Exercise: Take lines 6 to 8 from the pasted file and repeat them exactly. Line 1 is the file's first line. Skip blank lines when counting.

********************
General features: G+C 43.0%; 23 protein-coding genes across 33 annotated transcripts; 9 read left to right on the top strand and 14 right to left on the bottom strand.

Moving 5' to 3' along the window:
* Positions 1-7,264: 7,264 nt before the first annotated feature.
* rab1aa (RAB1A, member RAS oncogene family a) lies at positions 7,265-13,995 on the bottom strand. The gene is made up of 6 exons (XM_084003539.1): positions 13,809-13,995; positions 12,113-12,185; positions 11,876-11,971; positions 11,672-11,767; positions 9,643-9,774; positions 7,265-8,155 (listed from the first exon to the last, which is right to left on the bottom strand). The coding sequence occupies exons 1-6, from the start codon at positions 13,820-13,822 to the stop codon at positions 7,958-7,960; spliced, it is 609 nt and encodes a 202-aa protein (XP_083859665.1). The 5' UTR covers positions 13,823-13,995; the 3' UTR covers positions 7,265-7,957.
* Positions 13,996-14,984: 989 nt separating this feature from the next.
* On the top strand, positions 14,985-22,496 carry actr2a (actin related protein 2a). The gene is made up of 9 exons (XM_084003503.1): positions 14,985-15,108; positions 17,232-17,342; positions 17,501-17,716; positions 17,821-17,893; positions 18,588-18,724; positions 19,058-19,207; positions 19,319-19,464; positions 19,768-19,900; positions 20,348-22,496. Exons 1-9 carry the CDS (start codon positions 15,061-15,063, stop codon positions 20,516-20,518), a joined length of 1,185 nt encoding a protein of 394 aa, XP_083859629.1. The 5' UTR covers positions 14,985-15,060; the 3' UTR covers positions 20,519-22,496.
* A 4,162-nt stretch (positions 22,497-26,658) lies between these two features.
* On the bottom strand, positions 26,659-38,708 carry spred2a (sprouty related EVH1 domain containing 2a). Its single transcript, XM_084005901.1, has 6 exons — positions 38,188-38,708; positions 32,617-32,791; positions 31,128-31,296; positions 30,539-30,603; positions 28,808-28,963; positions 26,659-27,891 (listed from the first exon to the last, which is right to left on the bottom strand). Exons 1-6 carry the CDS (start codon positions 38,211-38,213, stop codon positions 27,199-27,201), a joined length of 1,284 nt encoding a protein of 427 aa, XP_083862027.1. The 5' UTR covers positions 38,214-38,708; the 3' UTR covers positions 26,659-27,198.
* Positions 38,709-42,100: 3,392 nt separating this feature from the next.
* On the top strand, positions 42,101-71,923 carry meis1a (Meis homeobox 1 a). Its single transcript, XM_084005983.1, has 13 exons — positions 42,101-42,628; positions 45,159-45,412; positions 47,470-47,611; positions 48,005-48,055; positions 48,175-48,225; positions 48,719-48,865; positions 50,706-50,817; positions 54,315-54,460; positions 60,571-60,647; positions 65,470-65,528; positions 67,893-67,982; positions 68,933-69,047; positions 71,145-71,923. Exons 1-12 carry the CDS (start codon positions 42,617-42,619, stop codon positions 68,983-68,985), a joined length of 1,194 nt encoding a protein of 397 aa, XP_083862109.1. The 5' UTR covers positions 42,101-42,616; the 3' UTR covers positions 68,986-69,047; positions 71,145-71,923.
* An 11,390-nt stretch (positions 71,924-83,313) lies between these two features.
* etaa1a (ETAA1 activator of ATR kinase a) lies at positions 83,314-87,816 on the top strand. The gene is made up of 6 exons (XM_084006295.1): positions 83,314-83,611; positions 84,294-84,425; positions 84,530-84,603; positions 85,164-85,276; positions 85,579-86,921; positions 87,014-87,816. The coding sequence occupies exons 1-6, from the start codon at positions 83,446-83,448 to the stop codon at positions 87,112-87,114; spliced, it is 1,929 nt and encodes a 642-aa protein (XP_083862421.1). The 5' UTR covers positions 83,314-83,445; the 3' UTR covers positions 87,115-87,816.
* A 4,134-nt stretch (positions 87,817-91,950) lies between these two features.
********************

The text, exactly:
* On the top strand, positions 14,985-22,496 carry actr2a (actin related protein 2a). The gene is made up of 9 exons (XM_084003503.1): positions 14,985-15,108; positions 17,232-17,342; positions 17,501-17,716; positions 17,821-17,893; positions 18,588-18,724; positions 19,058-19,207; positions 19,319-19,464; positions 19,768-19,900; positions 20,348-22,496. Exons 1-9 carry the CDS (start codon positions 15,061-15,063, stop codon positions 20,516-20,518), a joined length of 1,185 nt encoding a protein of 394 aa, XP_083859629.1. The 5' UTR covers positions 14,985-15,060; the 3' UTR covers positions 20,519-22,496.
* A 4,162-nt stretch (positions 22,497-26,658) lies between these two features.
* On the bottom strand, positions 26,659-38,708 carry spred2a (sprouty related EVH1 domain containing 2a). Its single transcript, XM_084005901.1, has 6 exons — positions 38,188-38,708; positions 32,617-32,791; positions 31,128-31,296; positions 30,539-30,603; positions 28,808-28,963; positions 26,659-27,891 (listed from the first exon to the last, which is right to left on the bottom strand). Exons 1-6 carry the CDS (start codon positions 38,211-38,213, stop codon positions 27,199-27,201), a joined length of 1,284 nt encoding a protein of 427 aa, XP_083862027.1. The 5' UTR covers positions 38,214-38,708; the 3' UTR covers positions 26,659-27,198.